Kumite Gata can be seen as Kata ohyo: applications of Kata techniques.
These Kata are known under several names such as: Kumite gata, Ura waza, Kumite no Ura and for example Kata Ohyo. Ishikawa sensei new lots of "Ura waza" but did not structure them. Sakagami sensei uses numbers for his Kumite gata within his Aiwakai.
Eventually it is of course the technique and execution that matters and not knowing the number or a name, but it does help to memorise when you start to learn it.
Kumite gata are originally a series of 36 techniques.
The number 36 is not a coincidence, but is the result of the following sum: 2 x 3 x 2 x 3 = 36
The first two of the order that I chose are Ai gamae and Gyaku gamae, which deals with the initial position. Then, the attack can be classified as Gedan, Chudan and Jodan and thereafter follows the choice of moving to the inside or outside of the opponent which is called Uchi zeme and Soto zeme. Finally there are different moments that you can use to move. These are Go no sen (react to), Sen no sen (interrupt) and Sen sen no sen (act before).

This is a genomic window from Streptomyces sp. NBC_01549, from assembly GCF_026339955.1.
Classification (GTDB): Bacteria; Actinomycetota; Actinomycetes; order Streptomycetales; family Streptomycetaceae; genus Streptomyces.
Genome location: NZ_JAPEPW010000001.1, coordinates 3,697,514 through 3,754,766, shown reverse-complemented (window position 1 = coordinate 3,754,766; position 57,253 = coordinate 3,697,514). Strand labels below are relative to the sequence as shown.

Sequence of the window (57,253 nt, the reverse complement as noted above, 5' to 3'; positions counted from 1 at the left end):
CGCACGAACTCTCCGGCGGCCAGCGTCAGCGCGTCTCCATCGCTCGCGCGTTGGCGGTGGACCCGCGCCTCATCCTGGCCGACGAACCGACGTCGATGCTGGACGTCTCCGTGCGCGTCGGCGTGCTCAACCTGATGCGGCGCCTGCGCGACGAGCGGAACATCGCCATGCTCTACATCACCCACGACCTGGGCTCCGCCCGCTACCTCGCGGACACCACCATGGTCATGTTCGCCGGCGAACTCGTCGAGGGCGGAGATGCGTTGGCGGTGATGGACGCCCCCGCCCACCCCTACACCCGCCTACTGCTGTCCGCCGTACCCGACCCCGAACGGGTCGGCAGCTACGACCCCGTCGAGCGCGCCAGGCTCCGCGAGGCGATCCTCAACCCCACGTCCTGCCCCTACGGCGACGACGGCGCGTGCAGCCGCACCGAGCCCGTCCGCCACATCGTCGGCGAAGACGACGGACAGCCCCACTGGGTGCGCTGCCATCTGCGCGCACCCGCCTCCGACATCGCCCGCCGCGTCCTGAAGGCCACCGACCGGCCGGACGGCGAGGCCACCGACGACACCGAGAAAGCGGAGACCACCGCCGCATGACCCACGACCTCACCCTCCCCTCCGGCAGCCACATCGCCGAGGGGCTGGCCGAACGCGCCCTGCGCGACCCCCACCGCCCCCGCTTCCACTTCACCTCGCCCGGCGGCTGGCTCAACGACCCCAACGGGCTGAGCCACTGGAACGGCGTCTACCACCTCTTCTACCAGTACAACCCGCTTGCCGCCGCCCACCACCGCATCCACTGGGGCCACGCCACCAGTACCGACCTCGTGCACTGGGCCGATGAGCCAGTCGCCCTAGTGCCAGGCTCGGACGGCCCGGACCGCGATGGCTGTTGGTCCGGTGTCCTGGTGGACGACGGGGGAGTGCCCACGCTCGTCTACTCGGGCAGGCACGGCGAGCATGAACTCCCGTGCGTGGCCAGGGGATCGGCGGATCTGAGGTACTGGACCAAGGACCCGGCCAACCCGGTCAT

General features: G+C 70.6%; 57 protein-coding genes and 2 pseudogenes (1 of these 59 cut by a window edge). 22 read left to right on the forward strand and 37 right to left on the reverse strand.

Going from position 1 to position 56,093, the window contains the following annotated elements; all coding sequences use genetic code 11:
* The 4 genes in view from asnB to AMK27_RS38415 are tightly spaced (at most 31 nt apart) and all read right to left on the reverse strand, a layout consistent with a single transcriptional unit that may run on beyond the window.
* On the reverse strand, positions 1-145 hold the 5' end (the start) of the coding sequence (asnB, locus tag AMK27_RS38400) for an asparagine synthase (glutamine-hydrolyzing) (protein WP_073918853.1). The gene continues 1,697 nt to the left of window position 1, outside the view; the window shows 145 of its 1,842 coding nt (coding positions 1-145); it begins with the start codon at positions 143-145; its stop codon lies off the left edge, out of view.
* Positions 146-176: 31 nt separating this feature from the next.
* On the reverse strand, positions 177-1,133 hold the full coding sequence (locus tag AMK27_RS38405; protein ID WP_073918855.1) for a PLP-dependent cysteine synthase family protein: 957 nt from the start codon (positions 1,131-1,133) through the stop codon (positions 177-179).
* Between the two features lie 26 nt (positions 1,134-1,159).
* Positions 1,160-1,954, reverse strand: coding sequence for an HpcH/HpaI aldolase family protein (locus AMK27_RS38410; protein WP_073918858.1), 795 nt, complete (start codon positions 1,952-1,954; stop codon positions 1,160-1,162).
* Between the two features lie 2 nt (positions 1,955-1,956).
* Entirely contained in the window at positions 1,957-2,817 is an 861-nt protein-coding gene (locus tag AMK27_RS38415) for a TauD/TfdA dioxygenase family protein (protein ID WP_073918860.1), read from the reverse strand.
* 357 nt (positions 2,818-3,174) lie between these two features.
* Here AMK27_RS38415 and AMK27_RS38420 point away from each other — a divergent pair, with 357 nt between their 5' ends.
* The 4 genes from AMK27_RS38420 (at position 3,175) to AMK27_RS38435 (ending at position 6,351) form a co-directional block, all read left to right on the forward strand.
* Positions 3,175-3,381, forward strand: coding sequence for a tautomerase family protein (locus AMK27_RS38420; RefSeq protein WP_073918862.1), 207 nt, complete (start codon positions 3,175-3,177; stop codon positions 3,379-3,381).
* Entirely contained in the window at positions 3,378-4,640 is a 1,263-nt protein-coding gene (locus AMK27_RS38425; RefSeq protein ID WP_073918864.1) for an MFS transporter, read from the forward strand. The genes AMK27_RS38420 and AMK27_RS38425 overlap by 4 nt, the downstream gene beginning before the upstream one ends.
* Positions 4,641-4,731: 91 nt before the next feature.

Even if you do not have the capacity to explain by word - you can feel the difference when you practise. There is a tremendous difference between Kihon Kumite and Kumite Gata.
These are two differences between the two series.
1 - In contrast to Kihon Kumite, you deal with Ukemi's attack by counter attacking right away.
In Kihon Kumite you counter in the second or even third movement. The conclusion is simple - even though they are not designed as actual fighting techniques: Kumite Gata are series of techniques that have more focus on overcoming the opponent and controlling him. The techniques are more towards application as opposed to Kihon Kumite. Of course, neither Kihon Kumite nor Kumite Gata or ready-to-use techniques, but clearly there is a different emphasis.
2 - Kihon Kumite teaches you how to control your own body. Kumite Gata teaches the opposite.
Kumite Gata is all about getting the right angle, manipulating the opponents posture and options. It has less emphasis on controlling your own body - you learned this already in Kihon Kumite. Instead, you learn how to use your body and control your opponent.
In Kumite Gata, use your body in a more sophisticated manner as opposed to Kihon Kumite. It includes more tactics, applications and variations of movement.
Simply compare Kihon Kumite 1 and Kumite Gata 1 to see what I am talking about.
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